“How To” Series: Winter Photography

Last Light on El Capitan, Yosemite National Park

Last Light on El Capitan, Yosemite National Park

Update: December 18, 2015. This series was revised and expanded last winter (January through March 2015) and I will update it again beginning in January 2016, but for some of you winter is NOW, so I am re-posting this set of links so you have them now.

Update: January 9, 2016. As of today five of articles have been revised and updated from last year’s versions. I have also written several new articles that are related to this series and included links. Over the next few days I will revise and update the rest of the articles. Stay tuned.

In addition to all of the usual photographic challenges, winter provides some extra complications, especially in terms of metering. So I began my series of articles on winter photography. This year I revised three prior articles and added six new ones. They will help you meet the unique challenges of winter photography. So read the articles, get out there, have fun, and create some stunning images!

The Winter Photography Series

Metering Daytime Winter Scenes

Metering People in the Snow

Metering Wildlife in the Snow, Part One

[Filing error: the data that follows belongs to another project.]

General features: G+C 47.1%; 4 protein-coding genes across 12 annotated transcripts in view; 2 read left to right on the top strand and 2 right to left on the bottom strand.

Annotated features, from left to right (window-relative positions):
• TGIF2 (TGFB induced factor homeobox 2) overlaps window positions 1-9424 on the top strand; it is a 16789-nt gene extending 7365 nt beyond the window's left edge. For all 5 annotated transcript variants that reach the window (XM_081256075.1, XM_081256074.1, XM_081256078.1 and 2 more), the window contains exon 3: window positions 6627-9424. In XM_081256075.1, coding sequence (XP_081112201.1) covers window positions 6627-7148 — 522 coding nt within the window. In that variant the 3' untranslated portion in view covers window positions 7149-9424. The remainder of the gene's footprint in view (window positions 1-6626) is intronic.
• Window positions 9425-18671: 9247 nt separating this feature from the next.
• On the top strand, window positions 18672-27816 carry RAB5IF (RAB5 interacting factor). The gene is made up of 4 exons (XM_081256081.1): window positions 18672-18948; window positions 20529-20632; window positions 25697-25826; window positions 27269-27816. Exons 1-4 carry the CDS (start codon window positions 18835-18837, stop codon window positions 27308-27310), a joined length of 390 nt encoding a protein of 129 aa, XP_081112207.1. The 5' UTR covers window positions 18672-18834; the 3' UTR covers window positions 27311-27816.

Metering Wildlife in the Snow, Part Two

Metering Evening Winter Scenes

Metering Nighttime Winter Scenes

Protect Your Camera Gear in the Cold and Snow

Testing Your Camera’s Snow Exposure Latitude

The Sunny f16 Rule Isn’t Reliable in Winter

More Links

Why Is Exposure So Important? The first in a series of articles covering the basics of exposure with links to the rest of the articles.

Speaking Your Camera’s Language: Aperture, Shutter Speed, and ISO (thinking in stops).

Using Reflected Light Meters, Part One (with a section on exposure compensation).

Your Camera Loves Middle Gray – and what to do about it.

How to Use a Gray Card

How To Use Your Camera’s Exposure Compensation Scale

RGB vs Luminance Histogram

Exposure Warning: Turn on the Blinkies

Simplify Your Life With an Incident Light Meter

The Best Colors Come From The Best Exposures

Mastering exposure is one of the first and most important steps to becoming a better photographer. One of the best ways to do this is to read Digital Photography Exposure for Dummies and do the exposure exercises in the book. This book will teach you the basics and then take you well beyond the basics. Digital Photography Exposure for Dummies is one of the highest rated photography books at Amazon.com (5 stars) and it is praised by amateurs, professional photographers, and photography magazines as one of the most helpful and comprehensive books on exposure currently available. You can learn more here and order it at Amazon.com